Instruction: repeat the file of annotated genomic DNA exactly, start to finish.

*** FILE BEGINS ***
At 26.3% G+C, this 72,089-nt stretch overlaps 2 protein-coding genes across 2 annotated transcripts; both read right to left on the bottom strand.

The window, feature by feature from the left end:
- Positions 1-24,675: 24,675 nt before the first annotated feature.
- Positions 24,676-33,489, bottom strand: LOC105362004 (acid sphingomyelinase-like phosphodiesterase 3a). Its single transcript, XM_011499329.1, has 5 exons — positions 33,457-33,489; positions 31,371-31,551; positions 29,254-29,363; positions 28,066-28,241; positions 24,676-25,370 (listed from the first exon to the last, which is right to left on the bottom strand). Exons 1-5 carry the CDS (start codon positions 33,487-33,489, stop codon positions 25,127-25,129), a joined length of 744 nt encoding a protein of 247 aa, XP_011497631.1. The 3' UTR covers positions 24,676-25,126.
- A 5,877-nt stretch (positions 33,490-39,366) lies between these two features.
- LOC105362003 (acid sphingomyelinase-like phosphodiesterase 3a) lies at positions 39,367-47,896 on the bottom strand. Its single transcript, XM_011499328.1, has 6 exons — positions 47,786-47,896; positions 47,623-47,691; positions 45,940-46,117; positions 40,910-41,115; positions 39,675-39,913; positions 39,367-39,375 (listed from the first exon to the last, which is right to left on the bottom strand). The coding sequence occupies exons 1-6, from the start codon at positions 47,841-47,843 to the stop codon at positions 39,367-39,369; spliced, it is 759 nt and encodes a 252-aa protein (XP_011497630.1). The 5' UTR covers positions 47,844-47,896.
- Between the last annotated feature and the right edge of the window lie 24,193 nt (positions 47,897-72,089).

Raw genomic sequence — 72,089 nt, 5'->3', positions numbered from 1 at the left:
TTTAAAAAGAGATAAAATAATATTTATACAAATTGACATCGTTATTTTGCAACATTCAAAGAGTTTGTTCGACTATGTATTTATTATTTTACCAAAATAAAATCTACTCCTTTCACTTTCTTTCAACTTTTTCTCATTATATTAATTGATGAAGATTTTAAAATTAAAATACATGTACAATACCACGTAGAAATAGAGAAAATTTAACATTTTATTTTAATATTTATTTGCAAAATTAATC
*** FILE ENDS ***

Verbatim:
At 26.3% G+C, this 72,089-nt stretch overlaps 2 protein-coding genes across 2 annotated transcripts; both read right to left on the bottom strand.

The window, feature by feature from the left end:
- Positions 1-24,675: 24,675 nt before the first annotated feature.
- Positions 24,676-33,489, bottom strand: LOC105362004 (acid sphingomyelinase-like phosphodiesterase 3a). Its single transcript, XM_011499329.1, has 5 exons — positions 33,457-33,489; positions 31,371-31,551; positions 29,254-29,363; positions 28,066-28,241; positions 24,676-25,370 (listed from the first exon to the last, which is right to left on the bottom strand). Exons 1-5 carry the CDS (start codon positions 33,487-33,489, stop codon positions 25,127-25,129), a joined length of 744 nt encoding a protein of 247 aa, XP_011497631.1. The 3' UTR covers positions 24,676-25,126.
- A 5,877-nt stretch (positions 33,490-39,366) lies between these two features.
- LOC105362003 (acid sphingomyelinase-like phosphodiesterase 3a) lies at positions 39,367-47,896 on the bottom strand. Its single transcript, XM_011499328.1, has 6 exons — positions 47,786-47,896; positions 47,623-47,691; positions 45,940-46,117; positions 40,910-41,115; positions 39,675-39,913; positions 39,367-39,375 (listed from the first exon to the last, which is right to left on the bottom strand). The coding sequence occupies exons 1-6, from the start codon at positions 47,841-47,843 to the stop codon at positions 39,367-39,369; spliced, it is 759 nt and encodes a 252-aa protein (XP_011497630.1). The 5' UTR covers positions 47,844-47,896.
- Between the last annotated feature and the right edge of the window lie 24,193 nt (positions 47,897-72,089).

Raw genomic sequence — 72,089 nt, 5'->3', positions numbered from 1 at the left:
TTTAAAAAGAGATAAAATAATATTTATACAAATTGACATCGTTATTTTGCAACATTCAAAGAGTTTGTTCGACTATGTATTTATTATTTTACCAAAATAAAATCTACTCCTTTCACTTTCTTTCAACTTTTTCTCATTATATTAATTGATGAAGATTTTAAAATTAAAATACATGTACAATACCACGTAGAAATAGAGAAAATTTAACATTTTATTTTAATATTTATTTGCAAAATTAATC